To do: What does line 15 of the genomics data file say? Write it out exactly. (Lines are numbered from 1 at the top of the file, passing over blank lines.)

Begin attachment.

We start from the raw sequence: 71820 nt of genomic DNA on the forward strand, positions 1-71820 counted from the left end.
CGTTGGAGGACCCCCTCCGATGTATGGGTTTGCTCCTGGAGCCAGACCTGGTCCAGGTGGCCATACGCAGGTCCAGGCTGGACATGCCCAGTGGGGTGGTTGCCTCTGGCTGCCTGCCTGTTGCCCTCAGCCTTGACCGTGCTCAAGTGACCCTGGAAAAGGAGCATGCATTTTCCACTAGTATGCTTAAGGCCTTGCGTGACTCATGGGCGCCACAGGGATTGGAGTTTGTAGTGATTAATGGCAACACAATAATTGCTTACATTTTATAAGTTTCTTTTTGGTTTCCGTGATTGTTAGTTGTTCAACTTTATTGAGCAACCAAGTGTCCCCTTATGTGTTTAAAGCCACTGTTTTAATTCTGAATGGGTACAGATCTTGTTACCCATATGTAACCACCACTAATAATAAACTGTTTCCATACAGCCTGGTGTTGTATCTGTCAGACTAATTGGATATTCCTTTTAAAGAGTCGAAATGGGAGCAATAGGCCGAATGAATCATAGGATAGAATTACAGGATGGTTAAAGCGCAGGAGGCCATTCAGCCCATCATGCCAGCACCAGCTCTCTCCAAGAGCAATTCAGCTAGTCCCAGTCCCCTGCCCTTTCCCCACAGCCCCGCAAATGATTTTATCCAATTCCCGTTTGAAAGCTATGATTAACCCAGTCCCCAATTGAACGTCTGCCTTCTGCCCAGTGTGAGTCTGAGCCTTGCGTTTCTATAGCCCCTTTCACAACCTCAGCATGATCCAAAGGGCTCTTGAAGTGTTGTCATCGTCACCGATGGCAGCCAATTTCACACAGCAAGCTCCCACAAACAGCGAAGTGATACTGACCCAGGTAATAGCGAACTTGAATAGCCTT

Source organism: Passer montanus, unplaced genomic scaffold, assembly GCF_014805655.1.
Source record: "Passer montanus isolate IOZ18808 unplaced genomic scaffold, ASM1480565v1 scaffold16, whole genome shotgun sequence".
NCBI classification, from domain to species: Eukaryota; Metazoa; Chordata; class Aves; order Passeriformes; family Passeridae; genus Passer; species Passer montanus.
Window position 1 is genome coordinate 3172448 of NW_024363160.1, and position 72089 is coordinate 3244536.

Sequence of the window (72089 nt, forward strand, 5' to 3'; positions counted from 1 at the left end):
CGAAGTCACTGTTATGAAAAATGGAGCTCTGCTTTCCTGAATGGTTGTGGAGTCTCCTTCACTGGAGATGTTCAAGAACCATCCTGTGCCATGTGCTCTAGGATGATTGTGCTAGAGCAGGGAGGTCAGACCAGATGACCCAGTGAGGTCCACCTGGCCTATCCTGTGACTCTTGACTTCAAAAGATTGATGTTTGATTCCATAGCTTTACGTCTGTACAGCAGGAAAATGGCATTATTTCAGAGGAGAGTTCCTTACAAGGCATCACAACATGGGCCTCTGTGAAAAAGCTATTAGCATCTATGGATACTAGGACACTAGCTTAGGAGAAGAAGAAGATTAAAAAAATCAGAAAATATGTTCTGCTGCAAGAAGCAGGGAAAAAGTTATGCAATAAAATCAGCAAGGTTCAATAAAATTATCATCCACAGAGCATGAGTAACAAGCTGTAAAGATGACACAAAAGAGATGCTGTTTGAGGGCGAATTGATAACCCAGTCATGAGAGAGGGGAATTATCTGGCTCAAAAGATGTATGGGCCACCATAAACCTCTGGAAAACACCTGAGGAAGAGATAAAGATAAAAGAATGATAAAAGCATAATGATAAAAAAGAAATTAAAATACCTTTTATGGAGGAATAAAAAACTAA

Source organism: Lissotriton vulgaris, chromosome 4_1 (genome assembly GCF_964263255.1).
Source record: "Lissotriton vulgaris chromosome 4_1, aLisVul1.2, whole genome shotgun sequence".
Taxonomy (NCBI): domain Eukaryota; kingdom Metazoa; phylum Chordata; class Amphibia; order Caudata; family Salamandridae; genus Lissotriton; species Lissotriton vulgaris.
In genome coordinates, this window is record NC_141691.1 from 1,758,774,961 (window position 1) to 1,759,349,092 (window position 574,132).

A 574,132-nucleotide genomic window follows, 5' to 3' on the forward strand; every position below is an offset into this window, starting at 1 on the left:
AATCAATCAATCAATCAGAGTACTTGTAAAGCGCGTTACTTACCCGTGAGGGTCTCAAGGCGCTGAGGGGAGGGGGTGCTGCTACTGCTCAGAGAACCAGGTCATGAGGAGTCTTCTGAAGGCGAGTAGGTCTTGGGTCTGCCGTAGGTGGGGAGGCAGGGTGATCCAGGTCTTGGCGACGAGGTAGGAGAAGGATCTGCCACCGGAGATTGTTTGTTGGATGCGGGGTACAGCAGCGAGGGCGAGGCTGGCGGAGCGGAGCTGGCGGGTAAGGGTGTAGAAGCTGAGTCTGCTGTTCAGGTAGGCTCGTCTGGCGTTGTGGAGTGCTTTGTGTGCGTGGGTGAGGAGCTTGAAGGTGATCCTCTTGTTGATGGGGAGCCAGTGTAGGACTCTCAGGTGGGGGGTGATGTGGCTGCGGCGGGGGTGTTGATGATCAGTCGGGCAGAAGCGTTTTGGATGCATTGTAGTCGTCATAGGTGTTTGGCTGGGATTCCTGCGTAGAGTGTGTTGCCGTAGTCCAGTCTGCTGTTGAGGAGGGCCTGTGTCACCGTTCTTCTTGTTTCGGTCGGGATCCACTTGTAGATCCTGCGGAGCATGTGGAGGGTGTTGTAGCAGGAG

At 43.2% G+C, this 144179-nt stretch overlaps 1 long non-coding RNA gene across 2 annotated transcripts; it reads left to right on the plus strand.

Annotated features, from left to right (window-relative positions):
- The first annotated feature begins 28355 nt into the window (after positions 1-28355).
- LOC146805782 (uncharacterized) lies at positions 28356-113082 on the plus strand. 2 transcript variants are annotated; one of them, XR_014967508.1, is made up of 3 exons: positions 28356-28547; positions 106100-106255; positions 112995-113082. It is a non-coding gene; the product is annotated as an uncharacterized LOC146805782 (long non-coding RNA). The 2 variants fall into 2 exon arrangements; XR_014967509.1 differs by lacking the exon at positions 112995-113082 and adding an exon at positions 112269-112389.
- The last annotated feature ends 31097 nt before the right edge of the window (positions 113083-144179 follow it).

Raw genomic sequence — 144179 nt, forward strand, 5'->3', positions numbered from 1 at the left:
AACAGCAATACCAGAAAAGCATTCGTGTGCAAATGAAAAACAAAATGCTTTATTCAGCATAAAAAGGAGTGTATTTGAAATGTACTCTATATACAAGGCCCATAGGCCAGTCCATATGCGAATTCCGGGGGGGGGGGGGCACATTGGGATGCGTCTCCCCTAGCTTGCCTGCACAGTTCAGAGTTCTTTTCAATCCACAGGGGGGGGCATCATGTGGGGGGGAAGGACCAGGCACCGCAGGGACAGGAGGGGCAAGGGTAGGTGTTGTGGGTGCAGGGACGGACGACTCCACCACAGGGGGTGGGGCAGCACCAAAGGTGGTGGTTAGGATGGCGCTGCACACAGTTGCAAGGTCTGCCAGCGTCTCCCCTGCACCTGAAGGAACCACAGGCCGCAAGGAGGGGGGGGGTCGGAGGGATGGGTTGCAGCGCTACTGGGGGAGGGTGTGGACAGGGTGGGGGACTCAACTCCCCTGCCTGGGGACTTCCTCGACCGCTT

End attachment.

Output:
At 43.2% G+C, this 144179-nt stretch overlaps 1 long non-coding RNA gene across 2 annotated transcripts; it reads left to right on the plus strand.